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4 Properties

The library uses a concept called “properties” to request and pass data between the application and the individual authentication mechanisms. The application can set property values using the gsasl_property_set function. If a mechanism needs a property value the application has not yet provided, this is handled through a callback. The application provides a callback, using gsasl_callback_set, which will be invoked with a property parameter. The callback should set the property before returning, or fail. See Callback Functions, for more information.

There are two kind of properties. The first, a “data property” is the simplest to understand because it normally refers to short strings. For example, the property called GSASL_AUTHID correspond to the username string, e.g., simon.

The latter properties, called “logical properties”, are used by the server to make a authentication decision, and is used as a way to get the application callback invoked. For example, the property GSASL_VALIDATE_SIMPLE is used by the server-side part of mechanisms like PLAIN. The purpose is to ask the server application to decide whether the user should be authenticated successfully or not. The callback typically look at other property fields, such as GSASL_AUTHID and GSASL_PASSWORD, and compare those values with external information (for example data stored in a database or on a LDAP server) and then return OK or not.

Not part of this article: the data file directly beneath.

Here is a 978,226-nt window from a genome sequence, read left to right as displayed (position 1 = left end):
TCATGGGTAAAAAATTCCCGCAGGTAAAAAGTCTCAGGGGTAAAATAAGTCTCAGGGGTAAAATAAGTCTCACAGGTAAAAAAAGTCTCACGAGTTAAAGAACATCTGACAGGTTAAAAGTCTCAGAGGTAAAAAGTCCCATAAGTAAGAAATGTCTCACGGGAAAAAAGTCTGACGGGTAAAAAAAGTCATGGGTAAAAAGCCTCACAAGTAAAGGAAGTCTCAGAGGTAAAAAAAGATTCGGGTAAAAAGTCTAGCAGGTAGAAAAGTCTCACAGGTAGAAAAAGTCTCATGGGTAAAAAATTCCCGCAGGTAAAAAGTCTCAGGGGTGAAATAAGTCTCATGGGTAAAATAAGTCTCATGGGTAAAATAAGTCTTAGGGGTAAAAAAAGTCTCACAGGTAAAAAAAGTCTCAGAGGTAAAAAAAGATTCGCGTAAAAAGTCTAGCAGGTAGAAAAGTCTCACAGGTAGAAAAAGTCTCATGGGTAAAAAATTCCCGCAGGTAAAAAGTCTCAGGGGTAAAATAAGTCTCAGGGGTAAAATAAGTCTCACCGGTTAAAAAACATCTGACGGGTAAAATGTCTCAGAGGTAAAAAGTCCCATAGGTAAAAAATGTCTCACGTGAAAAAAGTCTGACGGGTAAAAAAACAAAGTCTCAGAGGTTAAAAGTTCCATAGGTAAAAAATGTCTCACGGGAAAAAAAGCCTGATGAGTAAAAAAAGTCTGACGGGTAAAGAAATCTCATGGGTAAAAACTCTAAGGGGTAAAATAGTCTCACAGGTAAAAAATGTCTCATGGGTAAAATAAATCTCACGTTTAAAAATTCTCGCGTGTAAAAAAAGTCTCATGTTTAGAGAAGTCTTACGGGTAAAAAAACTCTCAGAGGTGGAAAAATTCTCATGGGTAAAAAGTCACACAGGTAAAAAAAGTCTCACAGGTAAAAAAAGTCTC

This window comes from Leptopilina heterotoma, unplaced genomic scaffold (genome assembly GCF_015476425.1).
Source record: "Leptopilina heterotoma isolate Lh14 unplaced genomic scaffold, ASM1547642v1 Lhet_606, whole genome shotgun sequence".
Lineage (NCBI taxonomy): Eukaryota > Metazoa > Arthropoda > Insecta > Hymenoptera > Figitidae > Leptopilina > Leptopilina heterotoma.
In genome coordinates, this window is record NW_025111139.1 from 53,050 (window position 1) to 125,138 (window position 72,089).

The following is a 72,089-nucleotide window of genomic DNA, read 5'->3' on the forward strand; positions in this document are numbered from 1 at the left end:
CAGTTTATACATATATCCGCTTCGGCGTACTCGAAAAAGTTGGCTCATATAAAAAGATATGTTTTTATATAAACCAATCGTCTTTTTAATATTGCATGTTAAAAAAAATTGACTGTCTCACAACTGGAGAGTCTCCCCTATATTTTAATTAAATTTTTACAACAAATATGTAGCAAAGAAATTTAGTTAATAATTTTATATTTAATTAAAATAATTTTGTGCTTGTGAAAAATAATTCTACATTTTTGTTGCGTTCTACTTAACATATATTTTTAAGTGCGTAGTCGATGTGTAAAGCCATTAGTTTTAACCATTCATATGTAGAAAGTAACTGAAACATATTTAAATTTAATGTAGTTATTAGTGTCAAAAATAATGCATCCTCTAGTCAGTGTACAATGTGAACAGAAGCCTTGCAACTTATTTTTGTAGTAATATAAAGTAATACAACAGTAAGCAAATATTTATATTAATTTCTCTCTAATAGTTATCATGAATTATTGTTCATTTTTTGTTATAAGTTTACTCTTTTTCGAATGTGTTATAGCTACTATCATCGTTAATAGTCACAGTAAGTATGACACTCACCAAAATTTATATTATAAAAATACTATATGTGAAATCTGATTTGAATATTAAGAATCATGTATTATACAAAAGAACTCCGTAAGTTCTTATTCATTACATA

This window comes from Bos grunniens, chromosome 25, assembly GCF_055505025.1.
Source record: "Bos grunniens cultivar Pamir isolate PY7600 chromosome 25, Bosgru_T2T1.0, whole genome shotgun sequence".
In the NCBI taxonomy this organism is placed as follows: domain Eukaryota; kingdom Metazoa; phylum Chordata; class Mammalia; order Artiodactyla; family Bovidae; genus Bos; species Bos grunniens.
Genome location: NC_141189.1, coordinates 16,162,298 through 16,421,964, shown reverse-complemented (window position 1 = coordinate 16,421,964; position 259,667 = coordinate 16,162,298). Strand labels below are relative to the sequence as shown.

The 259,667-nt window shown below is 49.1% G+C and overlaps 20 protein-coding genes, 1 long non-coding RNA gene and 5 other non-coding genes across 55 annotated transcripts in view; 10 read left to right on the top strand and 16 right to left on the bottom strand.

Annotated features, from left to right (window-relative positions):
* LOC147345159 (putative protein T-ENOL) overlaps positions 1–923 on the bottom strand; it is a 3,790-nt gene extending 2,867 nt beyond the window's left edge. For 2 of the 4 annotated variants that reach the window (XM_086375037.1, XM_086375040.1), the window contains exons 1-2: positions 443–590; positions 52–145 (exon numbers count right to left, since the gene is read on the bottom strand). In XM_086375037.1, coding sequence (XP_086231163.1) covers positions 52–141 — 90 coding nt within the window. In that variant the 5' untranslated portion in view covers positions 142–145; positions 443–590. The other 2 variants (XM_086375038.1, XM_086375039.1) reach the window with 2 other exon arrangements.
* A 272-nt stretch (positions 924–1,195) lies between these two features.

Warning: Don't expect that all mechanisms invoke one of the logical properties in the server mode. For example, the CRAM-MD5 and SCRAM-SHA-1 mechanisms will use the data properties (i.e., username and password) provided by the application to internally decide whether to successfully authenticate the user. User authorization decisions needs to be made by the application outside of the SASL mechanism negotiation.

The logical properties are currently only used by servers, but data properties are used by both client and servers. It makes sense to think about the latter category as ‘server properties’ but the reverse is not valid nor useful.

The semantics associated with a data property is different when it is used in client context and in the server context. For example, in the client context, the application is expected to set the property GSASL_AUTHID to signal to the mechanism the username to use, but in the server context, the GSASL_AUTHID property is set by the mechanism and can be used by the application (in the callback) to find out what username the client provided.

Below is a list of all properties and an explanation for each. First is the list of data properties:

Next follows a list of data properties used to trigger the callback, typically used in servers to validate client credentials: